At the center of every significant innovation is always an idea. Clarence Birdseye's idea about freezing fish revolutionized the food industry and American diets. Charles Schwab's idea about flat commissions changed investing forever. Steve Jobs's idea about creating a device that could hold 1,000 songs in your pocket turned around Apple's fortunes.

Yet we shouldn't confuse a great idea with where it came from. Truly useful ideas don't arise from out of the ether or through fancy techniques like brainstorming or divergent thinking. The best ideas come in response to an important problem and thrive under constraints.

In researching my book, Mapping Innovation, I found that the most innovative firms aren't necessarily any more creative or even better at solving problems than most. Rather, what set them apart was how they aggressively sought out new problems to solve. The truth is that if you want to create a truly innovative culture, it isn't ideas you should glorify, but problems.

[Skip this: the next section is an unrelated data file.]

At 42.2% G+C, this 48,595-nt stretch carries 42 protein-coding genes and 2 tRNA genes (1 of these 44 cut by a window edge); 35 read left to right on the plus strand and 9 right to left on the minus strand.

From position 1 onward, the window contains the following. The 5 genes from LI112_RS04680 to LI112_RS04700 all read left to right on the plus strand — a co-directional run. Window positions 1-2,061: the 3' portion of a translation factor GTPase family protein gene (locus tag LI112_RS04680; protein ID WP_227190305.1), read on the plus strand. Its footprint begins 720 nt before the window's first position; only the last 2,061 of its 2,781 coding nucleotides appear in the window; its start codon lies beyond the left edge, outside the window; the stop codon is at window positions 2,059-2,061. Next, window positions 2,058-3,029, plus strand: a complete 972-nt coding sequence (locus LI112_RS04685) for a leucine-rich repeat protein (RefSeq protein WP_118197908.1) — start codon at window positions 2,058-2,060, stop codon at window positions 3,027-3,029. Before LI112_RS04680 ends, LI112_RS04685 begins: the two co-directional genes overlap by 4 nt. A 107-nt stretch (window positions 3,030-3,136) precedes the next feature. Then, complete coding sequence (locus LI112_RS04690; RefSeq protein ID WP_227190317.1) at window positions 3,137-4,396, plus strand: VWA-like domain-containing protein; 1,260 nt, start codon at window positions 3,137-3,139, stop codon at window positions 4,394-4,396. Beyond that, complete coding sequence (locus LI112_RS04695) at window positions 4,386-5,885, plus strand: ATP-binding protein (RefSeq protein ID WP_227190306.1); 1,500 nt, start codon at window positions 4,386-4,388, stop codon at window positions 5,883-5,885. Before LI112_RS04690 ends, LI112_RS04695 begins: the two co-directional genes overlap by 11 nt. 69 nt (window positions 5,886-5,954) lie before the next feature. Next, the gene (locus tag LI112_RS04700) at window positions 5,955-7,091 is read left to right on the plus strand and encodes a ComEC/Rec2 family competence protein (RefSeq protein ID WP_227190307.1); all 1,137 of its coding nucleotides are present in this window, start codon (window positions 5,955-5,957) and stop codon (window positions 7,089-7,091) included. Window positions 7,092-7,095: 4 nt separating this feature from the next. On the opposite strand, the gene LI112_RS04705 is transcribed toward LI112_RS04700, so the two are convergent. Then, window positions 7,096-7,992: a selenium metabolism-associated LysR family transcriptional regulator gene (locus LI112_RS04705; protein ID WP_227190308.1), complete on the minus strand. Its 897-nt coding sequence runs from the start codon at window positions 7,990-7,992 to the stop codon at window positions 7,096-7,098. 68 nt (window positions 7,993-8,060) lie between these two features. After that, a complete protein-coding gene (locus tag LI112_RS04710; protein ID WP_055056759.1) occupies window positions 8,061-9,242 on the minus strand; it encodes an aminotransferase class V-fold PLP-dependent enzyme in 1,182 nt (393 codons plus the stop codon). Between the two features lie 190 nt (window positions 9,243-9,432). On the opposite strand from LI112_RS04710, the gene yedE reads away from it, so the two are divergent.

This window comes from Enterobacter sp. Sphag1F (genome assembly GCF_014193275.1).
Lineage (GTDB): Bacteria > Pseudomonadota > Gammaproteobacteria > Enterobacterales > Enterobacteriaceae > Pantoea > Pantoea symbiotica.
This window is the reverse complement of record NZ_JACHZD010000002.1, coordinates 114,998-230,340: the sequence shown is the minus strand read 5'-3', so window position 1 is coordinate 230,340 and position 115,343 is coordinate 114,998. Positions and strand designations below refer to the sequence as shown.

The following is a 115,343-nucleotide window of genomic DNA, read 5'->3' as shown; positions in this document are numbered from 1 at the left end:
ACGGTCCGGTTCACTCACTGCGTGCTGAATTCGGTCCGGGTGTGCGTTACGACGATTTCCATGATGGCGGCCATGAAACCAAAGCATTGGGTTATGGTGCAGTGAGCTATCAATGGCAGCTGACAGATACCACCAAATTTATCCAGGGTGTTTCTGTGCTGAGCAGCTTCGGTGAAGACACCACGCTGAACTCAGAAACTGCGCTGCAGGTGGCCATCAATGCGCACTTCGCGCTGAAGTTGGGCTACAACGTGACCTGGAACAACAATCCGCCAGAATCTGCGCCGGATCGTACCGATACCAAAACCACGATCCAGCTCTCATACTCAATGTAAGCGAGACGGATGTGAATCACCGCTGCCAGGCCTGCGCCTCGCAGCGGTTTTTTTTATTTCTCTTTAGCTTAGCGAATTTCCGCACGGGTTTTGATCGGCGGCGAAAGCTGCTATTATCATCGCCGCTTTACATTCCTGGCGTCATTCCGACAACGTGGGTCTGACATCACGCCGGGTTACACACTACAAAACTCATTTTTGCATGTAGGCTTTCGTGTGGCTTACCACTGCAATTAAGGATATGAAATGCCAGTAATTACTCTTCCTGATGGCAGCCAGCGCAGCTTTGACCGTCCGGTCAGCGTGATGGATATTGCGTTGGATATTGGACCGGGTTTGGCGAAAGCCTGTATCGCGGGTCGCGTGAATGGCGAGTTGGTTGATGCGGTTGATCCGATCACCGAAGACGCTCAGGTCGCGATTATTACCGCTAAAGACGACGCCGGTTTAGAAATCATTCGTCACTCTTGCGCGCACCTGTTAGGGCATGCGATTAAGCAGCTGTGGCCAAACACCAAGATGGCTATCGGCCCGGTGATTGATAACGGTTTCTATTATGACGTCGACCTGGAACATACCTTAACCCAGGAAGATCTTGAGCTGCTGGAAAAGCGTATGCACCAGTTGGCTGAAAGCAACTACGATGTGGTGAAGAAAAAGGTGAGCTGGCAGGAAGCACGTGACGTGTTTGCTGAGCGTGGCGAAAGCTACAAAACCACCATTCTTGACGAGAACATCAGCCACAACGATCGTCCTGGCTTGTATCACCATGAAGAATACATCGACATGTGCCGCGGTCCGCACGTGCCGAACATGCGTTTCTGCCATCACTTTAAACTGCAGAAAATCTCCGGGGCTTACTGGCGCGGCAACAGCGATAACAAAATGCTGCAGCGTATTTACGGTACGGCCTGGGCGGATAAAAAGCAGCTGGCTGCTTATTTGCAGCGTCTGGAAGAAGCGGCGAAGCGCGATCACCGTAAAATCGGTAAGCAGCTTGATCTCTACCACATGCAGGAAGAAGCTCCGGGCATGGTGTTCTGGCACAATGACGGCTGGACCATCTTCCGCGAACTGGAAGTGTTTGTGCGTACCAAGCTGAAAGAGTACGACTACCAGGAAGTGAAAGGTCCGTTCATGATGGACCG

A young boy's dream

As a boy, Albert Einstein liked to imagine what it would be like to ride on a bolt of lightning. In many ways, it was a typical childhood fantasy. If he had been born in another time, you could imagine him learning to speak Klingon or becoming immersed in the lore of the Jedi. Yet Einstein took the idea so seriously that it became the first of his famous thought experiments.

As he grew older and began to study physics, he learned that according to Maxwell's equations, the speed of light was supposed to be constant, but according to Newton's laws, if a boy riding at the speed of light shined a light forward, then the beam would travel at twice the speed of light.

Clearly, both couldn't be true. Either the speed of light was relative to absolute time and space or the inverse was true. As we now know, Einstein proved that the speed of light was absolute and that time and space were relative quantities. In other words, an inch is an inch and a minute is a minute only in relation to a specific context.

This seems incredible because it's so alien to our everyday experience, but today it's easily proved. Simply get in your car, turn on the navigation system and follow its directions. GPS satellites are calibrated according to Einstein's equations, so if you get to where you want to go, you have, in a certain sense, proved the theory of relativity.